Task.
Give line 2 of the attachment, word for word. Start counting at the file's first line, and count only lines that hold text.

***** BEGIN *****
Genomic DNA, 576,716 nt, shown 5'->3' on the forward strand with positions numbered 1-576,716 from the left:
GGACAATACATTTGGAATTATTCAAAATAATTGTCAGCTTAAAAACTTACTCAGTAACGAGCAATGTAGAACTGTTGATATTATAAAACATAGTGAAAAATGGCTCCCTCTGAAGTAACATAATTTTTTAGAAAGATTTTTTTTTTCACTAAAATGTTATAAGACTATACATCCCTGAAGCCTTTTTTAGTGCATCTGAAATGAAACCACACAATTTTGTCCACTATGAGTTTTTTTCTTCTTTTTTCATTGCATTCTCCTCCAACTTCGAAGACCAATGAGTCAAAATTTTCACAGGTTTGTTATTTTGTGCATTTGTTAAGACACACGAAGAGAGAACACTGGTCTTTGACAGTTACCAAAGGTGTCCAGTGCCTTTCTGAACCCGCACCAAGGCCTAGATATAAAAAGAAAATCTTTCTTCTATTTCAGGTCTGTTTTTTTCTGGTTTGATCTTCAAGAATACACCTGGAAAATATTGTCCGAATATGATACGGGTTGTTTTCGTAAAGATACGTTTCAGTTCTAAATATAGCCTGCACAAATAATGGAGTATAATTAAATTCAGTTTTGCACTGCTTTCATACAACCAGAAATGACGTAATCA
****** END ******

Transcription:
GGACAATACATTTGGAATTATTCAAAATAATTGTCAGCTTAAAAACTTACTCAGTAACGAGCAATGTAGAACTGTTGATATTATAAAACATAGTGAAAAATGGCTCCCTCTGAAGTAACATAATTTTTTAGAAAGATTTTTTTTTTCACTAAAATGTTATAAGACTATACATCCCTGAAGCCTTTTTTAGTGCATCTGAAATGAAACCACACAATTTTGTCCACTATGAGTTTTTTTCTTCTTTTTTCATTGCATTCTCCTCCAACTTCGAAGACCAATGAGTCAAAATTTTCACAGGTTTGTTATTTTGTGCATTTGTTAAGACACACGAAGAGAGAACACTGGTCTTTGACAGTTACCAAAGGTGTCCAGTGCCTTTCTGAACCCGCACCAAGGCCTAGATATAAAAAGAAAATCTTTCTTCTATTTCAGGTCTGTTTTTTTCTGGTTTGATCTTCAAGAATACACCTGGAAAATATTGTCCGAATATGATACGGGTTGTTTTCGTAAAGATACGTTTCAGTTCTAAATATAGCCTGCACAAATAATGGAGTATAATTAAATTCAGTTTTGCACTGCTTTCATACAACCAGAAATGACGTAATCA